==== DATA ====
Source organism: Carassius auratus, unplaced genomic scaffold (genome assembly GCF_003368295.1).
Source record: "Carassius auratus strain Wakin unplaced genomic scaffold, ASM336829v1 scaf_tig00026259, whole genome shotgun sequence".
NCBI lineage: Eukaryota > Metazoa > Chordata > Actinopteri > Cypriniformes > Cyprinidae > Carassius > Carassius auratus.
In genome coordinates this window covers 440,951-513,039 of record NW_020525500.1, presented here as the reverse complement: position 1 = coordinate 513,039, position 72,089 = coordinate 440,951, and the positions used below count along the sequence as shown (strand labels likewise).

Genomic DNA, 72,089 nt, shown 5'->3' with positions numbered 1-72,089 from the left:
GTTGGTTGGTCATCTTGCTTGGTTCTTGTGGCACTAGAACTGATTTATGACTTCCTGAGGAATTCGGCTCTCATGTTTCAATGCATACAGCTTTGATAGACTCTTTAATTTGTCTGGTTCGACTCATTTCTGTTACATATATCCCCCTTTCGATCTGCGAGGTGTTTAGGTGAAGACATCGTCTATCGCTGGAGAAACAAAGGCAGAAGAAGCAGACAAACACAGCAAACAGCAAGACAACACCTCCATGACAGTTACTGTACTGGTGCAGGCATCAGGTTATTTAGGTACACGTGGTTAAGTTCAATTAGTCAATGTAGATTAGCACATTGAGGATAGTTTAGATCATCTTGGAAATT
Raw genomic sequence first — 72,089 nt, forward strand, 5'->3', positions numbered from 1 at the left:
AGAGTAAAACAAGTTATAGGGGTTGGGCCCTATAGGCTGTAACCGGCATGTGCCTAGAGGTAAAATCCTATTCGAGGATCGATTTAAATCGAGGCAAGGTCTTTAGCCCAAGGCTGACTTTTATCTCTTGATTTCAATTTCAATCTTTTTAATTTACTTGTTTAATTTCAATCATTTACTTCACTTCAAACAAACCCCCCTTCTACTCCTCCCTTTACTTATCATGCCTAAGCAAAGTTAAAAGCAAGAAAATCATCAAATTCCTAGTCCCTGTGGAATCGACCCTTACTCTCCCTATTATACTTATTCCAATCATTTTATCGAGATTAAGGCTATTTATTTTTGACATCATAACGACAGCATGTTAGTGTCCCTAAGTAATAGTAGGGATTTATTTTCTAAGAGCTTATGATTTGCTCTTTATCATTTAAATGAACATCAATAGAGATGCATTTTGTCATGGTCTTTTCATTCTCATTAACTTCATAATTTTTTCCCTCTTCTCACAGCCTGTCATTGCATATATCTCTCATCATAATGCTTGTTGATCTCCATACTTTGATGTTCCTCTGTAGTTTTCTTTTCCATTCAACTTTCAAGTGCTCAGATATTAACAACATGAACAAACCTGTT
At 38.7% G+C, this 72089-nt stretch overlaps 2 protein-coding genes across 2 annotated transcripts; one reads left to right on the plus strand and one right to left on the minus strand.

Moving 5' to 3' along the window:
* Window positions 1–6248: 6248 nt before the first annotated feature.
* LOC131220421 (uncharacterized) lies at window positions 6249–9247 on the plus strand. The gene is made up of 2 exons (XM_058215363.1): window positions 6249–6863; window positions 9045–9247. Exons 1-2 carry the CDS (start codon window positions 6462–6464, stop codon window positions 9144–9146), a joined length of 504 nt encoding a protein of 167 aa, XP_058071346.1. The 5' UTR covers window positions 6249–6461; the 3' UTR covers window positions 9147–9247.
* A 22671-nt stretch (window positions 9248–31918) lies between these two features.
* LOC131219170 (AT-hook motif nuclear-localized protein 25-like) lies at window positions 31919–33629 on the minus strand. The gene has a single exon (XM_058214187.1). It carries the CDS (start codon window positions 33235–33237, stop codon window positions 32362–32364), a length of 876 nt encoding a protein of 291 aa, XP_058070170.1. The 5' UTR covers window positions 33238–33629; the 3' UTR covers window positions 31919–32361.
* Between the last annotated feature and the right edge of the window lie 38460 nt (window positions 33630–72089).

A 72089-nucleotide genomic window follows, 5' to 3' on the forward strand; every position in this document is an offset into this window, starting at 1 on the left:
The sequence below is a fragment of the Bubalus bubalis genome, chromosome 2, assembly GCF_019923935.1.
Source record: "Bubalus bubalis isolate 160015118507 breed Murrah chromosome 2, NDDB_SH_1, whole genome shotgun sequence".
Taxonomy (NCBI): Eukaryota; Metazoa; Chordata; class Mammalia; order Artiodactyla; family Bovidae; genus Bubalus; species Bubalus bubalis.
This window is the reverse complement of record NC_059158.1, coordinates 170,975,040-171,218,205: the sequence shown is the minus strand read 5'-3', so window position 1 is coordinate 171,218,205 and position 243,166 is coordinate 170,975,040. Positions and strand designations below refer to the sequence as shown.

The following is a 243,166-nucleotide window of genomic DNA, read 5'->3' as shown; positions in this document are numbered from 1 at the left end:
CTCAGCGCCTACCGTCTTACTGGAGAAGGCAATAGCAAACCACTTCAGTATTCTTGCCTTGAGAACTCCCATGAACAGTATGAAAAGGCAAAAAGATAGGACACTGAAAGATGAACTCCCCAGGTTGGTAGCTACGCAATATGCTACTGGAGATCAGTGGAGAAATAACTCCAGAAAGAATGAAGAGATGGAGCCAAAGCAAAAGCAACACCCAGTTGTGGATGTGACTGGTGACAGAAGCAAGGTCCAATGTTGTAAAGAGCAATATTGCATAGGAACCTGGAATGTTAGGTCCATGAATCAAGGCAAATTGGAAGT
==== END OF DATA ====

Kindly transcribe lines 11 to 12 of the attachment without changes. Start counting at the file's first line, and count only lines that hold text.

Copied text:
* Window positions 1–6248: 6248 nt before the first annotated feature.
* LOC131220421 (uncharacterized) lies at window positions 6249–9247 on the plus strand. The gene is made up of 2 exons (XM_058215363.1): window positions 6249–6863; window positions 9045–9247. Exons 1-2 carry the CDS (start codon window positions 6462–6464, stop codon window positions 9144–9146), a joined length of 504 nt encoding a protein of 167 aa, XP_058071346.1. The 5' UTR covers window positions 6249–6461; the 3' UTR covers window positions 9147–9247.